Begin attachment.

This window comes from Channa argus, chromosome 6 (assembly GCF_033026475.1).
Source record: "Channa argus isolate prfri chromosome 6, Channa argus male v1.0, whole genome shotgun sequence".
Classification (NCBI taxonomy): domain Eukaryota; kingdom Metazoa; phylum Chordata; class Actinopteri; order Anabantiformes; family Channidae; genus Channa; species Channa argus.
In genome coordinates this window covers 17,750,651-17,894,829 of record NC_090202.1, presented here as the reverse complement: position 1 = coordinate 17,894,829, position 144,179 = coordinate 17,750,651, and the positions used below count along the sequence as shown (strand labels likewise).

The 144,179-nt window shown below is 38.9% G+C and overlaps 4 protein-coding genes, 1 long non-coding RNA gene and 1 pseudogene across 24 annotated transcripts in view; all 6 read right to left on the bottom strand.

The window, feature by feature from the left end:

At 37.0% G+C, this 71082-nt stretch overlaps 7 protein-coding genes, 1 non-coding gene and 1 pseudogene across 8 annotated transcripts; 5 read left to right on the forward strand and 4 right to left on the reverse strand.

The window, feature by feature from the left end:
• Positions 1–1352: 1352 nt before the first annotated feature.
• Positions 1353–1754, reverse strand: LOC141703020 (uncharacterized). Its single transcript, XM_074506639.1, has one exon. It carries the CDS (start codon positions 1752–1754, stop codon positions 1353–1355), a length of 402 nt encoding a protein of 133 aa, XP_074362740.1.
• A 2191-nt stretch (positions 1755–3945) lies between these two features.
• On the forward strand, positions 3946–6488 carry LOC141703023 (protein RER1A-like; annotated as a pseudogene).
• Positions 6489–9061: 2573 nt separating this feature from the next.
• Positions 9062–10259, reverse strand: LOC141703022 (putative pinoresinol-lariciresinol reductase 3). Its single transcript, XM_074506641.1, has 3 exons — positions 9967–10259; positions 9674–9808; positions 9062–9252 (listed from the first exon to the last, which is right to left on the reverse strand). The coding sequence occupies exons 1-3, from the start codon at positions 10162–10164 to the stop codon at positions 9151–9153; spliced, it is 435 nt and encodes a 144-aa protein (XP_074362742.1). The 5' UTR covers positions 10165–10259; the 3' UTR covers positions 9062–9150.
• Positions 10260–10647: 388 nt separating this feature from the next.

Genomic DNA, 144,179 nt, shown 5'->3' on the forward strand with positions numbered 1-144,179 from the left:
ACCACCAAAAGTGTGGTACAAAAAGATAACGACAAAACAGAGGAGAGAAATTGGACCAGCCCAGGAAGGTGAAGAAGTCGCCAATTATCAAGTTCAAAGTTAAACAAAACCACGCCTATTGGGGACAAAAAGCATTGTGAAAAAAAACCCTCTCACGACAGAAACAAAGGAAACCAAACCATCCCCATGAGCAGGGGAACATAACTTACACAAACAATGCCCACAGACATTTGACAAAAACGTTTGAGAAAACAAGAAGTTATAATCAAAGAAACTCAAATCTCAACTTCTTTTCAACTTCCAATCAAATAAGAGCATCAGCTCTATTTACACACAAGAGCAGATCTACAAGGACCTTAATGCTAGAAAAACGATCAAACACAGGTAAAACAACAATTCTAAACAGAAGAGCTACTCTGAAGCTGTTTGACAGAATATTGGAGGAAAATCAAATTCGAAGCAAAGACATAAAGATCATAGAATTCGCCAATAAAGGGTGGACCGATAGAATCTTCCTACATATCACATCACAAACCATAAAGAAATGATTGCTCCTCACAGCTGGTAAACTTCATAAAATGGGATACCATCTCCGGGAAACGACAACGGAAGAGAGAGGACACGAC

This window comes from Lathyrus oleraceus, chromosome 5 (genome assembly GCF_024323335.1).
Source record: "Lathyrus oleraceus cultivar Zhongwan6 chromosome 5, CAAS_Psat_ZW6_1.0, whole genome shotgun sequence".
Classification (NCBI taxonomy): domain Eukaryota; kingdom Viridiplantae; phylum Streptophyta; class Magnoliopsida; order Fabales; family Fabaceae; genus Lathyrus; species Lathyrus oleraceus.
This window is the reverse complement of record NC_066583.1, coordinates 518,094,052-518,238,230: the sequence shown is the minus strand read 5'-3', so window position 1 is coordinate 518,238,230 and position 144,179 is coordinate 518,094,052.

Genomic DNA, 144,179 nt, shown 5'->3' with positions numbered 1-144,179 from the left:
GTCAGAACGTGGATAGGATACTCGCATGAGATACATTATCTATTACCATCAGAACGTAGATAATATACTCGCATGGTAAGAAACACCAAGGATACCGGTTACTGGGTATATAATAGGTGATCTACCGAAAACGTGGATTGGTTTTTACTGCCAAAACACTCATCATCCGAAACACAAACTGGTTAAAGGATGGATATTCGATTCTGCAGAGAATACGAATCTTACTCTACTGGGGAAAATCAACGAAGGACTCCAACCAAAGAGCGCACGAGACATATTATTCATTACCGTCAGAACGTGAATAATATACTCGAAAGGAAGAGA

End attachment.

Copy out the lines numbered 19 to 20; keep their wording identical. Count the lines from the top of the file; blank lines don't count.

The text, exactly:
Source record: "Lathyrus oleraceus cultivar Zhongwan6 chromosome 5, CAAS_Psat_ZW6_1.0, whole genome shotgun sequence".
Classification (NCBI taxonomy): domain Eukaryota; kingdom Viridiplantae; phylum Streptophyta; class Magnoliopsida; order Fabales; family Fabaceae; genus Lathyrus; species Lathyrus oleraceus.